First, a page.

LEFT TO RIGHT:
TOP: GARRETT, LEIGHA & JUSTIN, JAMES & TAYLOR, COLE & CAROLINE, LANDON
BOTTOM: GAGE, COLT, SHAWN, MATT AND KASE
LEFT TO RIGHT:
TOP: PARKER, KELSI & CADE, RYLAND, REBECCA, CALEB & JODRAN
BOTTOM: JODI & MARTY, BENNETT, PORTER
MARTY FREY'S FAMILY
COLE & CAROLINE
COLE & CAROLINE NOW WORK ON THE FARM.
In 1958, a bareback rider from Mowata, Louisiana, Fred Frey, married a beautiful young woman named Dorthy "Dot" Vizinat from Eunice, Louisiana. Frey worked as a roughneck in the oil field until he decided to take a different direction in life. In 1959 a position in Mississippi became available to work as a farm manager for a man by the name of Earnest Edward Edmondson. Despite his lack of experience in farming, Frey packed up his family and moved to Mississippi.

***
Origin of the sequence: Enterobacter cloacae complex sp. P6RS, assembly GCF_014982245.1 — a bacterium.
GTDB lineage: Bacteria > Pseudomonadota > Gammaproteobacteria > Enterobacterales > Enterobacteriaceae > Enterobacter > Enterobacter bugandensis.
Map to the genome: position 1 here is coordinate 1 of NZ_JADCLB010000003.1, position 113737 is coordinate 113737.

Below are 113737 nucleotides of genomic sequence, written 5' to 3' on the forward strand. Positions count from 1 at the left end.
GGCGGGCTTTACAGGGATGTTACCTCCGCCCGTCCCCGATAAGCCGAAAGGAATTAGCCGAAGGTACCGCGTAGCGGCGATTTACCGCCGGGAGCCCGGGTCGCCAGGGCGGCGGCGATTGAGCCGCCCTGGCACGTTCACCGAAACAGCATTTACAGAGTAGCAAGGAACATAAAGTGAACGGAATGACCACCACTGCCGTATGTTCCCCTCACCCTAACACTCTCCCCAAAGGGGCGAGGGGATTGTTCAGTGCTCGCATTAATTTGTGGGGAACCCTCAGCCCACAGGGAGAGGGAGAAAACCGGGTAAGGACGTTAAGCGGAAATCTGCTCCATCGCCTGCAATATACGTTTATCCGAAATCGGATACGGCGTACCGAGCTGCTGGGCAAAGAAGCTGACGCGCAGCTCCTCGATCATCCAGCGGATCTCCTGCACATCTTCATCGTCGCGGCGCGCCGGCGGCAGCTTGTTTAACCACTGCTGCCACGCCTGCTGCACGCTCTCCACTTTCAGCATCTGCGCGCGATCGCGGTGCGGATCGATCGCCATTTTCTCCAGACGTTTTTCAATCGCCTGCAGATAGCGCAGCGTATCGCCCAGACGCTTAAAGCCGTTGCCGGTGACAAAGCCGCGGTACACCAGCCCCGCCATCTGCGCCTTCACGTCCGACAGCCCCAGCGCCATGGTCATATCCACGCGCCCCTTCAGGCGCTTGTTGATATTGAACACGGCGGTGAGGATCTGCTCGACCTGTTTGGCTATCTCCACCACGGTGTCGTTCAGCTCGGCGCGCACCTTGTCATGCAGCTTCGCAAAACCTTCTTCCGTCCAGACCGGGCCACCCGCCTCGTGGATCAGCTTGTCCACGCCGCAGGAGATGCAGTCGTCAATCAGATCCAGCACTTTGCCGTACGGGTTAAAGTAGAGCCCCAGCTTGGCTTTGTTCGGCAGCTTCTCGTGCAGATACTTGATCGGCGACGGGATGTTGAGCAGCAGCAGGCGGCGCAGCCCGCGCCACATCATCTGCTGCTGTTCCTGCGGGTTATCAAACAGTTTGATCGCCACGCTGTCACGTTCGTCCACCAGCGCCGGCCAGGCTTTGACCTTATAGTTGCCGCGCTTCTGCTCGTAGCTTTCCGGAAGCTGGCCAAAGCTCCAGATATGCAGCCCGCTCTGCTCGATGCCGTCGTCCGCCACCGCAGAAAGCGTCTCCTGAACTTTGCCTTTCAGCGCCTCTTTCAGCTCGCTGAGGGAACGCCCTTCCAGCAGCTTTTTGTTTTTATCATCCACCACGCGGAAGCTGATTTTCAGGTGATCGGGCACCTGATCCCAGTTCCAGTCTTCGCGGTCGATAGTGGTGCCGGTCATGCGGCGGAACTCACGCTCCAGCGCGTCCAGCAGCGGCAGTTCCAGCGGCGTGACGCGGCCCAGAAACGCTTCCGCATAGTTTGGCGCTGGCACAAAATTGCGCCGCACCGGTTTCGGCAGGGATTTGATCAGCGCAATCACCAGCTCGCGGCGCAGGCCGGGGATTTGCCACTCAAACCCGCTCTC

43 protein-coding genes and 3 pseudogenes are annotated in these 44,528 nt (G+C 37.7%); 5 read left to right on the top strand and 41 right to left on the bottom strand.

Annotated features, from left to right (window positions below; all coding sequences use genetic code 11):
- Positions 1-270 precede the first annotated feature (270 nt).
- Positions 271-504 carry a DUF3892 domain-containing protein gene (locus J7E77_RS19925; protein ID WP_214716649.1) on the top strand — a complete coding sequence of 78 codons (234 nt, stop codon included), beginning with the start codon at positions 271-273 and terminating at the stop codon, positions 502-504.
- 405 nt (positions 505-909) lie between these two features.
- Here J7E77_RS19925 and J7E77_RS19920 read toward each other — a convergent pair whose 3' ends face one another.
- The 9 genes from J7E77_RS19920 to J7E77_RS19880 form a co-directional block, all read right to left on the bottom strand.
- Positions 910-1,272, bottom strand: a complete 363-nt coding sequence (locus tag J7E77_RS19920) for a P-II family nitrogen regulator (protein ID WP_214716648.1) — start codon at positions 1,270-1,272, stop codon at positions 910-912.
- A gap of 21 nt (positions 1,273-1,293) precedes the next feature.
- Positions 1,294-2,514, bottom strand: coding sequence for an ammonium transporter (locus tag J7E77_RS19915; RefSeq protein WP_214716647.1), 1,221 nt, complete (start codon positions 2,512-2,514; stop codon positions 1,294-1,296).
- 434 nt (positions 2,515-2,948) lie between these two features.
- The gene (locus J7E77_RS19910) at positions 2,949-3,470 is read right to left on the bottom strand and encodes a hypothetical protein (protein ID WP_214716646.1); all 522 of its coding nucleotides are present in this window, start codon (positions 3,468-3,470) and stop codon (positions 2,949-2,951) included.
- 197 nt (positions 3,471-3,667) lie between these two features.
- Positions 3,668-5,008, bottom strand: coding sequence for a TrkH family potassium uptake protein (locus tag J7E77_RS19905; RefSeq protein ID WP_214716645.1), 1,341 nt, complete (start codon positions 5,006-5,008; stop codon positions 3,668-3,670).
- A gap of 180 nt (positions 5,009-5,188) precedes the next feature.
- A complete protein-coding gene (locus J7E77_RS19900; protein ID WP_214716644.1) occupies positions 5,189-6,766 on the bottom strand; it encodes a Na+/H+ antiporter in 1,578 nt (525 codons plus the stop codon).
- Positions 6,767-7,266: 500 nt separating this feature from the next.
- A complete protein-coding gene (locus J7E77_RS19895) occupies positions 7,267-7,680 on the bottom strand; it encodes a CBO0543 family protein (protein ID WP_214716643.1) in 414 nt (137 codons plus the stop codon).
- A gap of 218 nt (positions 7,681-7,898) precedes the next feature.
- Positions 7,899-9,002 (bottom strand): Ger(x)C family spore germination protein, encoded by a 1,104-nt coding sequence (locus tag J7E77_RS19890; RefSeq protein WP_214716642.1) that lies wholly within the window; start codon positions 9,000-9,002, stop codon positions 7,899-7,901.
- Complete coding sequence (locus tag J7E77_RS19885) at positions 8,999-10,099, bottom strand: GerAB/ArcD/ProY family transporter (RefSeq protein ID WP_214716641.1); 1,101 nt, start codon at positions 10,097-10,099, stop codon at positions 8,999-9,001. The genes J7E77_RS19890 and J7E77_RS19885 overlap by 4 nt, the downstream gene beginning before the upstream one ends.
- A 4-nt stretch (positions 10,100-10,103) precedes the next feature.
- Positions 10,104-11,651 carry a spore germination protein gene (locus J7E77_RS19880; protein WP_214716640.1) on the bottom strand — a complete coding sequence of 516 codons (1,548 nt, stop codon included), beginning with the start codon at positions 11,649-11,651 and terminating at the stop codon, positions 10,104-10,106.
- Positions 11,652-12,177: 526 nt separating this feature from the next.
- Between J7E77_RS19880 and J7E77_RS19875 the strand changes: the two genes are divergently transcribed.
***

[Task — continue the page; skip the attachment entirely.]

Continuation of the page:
The first crops he ever grew were cattle, rice and soybeans. He says he loved farming from the get-go. He worked there several years then moved to Lake Provenience, LA. For eight months he worked as a farm manager there, then he moved to Simmesport, Louisiana to do the same job. All leading up to his destiny. In 1967 some property became available in Morganza, Louisiana to rent, so Frey and his brother-in-law, Edwin Leonards managed the land for five years until Edmondson decided to sell the land in 1968. Frey and his brother-in-law took him up on the offer and started "F & L Planters." Frey and Dot had four boys, Mitch, Mark, Matt and Marty. Each of them grew up working on the farm. "They started before they even could work," Fred said. "They'd get out of school and hop on a combine and they'd sit on the floor until it got time to go in." When they got older they assumed most of the responsibilities on the farm. "It wasn't just a little mediocre job, they had a good part of the operation," Fred said. In 1982, when Fred retired, he gave his part of the business to his boys and called it Four Oaks Farm. Frey recalled when all four of his sons were under the age of eight, they planted four oak trees in their front yard. "We wanted the shade in the front yard, so we went to Mowata, dug up four oak trees, and transplanted them in the front yard in Morganza," Frey said. "Four little oak trees growing in the front yard."